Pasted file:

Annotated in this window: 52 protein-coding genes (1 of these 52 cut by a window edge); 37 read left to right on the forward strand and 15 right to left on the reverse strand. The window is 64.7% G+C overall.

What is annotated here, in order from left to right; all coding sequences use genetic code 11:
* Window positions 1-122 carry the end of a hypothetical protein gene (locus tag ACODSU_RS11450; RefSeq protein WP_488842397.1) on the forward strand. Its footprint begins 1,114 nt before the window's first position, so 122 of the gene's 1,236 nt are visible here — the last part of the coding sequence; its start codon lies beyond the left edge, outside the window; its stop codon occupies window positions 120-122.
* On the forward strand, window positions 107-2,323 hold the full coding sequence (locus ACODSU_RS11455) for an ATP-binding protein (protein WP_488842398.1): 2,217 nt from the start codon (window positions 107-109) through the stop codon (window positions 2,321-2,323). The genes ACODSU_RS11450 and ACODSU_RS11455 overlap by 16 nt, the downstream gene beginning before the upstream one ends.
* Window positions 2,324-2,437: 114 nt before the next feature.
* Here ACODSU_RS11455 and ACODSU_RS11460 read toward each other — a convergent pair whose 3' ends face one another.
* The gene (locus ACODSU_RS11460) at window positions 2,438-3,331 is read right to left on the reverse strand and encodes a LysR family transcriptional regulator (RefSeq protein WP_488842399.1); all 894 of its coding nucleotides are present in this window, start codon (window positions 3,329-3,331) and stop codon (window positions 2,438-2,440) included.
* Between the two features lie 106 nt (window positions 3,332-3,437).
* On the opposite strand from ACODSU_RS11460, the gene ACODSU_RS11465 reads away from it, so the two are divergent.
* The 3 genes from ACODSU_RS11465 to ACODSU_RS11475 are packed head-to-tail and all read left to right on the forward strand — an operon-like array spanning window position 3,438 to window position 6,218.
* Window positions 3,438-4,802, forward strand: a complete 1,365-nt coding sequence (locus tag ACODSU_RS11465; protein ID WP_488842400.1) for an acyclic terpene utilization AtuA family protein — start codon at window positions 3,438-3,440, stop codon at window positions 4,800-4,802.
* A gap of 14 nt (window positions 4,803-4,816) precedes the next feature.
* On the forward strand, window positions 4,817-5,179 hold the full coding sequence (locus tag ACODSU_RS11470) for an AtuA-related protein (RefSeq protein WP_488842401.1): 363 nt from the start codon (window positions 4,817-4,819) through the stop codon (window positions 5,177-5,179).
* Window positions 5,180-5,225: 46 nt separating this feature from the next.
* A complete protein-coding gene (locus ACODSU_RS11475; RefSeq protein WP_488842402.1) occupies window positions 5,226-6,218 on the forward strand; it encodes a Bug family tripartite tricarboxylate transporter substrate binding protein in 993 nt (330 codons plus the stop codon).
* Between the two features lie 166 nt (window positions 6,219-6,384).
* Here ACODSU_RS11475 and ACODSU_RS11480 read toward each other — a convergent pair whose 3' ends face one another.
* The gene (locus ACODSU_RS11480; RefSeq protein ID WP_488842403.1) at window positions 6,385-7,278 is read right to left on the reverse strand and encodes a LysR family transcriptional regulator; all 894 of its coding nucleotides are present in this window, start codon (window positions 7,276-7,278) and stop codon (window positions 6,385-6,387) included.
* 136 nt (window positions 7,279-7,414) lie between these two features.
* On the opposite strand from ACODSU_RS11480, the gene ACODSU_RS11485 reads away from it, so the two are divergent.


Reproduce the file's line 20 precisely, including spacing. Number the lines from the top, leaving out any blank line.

* On the opposite strand from ACODSU_RS11480, the gene ACODSU_RS11485 reads away from it, so the two are divergent.